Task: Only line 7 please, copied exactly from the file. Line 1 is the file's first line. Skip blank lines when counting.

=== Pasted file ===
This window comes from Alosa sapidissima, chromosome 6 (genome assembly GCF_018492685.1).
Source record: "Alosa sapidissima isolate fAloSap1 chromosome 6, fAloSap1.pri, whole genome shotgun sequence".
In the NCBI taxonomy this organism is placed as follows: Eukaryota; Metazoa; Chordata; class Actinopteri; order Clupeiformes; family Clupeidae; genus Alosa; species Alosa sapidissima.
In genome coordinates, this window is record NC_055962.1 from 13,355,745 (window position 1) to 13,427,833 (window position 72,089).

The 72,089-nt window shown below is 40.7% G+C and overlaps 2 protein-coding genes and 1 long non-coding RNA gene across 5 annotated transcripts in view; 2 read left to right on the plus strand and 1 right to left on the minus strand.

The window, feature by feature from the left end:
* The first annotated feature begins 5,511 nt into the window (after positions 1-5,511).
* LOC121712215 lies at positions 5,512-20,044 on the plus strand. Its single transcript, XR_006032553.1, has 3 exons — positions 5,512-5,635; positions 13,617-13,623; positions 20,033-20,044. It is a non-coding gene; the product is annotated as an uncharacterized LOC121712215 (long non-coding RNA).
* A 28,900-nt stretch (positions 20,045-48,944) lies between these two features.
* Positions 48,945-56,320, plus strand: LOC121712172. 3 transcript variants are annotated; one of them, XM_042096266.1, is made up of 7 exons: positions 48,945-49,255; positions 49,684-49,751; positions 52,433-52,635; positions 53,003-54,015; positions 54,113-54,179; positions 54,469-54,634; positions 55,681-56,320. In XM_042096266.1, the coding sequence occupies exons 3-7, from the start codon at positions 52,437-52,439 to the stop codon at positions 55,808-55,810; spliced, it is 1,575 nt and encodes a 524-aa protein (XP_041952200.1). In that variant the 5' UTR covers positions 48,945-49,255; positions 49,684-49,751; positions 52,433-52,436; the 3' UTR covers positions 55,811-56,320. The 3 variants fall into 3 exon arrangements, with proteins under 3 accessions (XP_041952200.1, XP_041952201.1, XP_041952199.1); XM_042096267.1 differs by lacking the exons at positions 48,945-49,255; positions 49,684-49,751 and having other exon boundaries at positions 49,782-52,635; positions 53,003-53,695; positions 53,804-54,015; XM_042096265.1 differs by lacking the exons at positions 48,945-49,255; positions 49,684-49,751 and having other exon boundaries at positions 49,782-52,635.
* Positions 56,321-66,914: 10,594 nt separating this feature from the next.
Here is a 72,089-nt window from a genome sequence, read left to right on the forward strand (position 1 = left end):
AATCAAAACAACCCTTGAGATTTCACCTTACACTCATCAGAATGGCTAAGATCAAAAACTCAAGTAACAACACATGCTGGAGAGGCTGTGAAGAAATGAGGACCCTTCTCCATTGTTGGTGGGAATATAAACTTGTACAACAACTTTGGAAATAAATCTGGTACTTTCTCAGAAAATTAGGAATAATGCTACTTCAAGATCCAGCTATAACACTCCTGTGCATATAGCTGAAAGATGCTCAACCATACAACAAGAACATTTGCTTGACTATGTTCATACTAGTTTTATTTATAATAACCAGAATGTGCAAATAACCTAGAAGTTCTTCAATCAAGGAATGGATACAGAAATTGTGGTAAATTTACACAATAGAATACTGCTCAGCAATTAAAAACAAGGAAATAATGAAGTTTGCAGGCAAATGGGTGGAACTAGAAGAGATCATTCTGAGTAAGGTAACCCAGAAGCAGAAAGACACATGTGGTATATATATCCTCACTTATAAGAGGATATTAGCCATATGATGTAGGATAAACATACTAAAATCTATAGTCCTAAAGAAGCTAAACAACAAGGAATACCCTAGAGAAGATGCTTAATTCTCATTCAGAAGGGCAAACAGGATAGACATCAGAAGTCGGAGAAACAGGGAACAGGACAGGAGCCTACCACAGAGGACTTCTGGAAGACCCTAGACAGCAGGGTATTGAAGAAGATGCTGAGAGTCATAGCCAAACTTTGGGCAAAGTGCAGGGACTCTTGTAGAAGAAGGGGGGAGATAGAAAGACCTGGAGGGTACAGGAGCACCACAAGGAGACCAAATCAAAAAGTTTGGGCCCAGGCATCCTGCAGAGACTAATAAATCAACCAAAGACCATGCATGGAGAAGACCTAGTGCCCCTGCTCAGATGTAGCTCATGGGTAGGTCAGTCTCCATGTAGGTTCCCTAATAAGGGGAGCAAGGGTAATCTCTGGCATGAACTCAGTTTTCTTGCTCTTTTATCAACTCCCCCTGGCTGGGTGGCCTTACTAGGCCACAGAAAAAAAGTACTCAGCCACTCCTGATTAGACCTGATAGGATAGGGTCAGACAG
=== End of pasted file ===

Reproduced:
* The first annotated feature begins 5,511 nt into the window (after positions 1-5,511).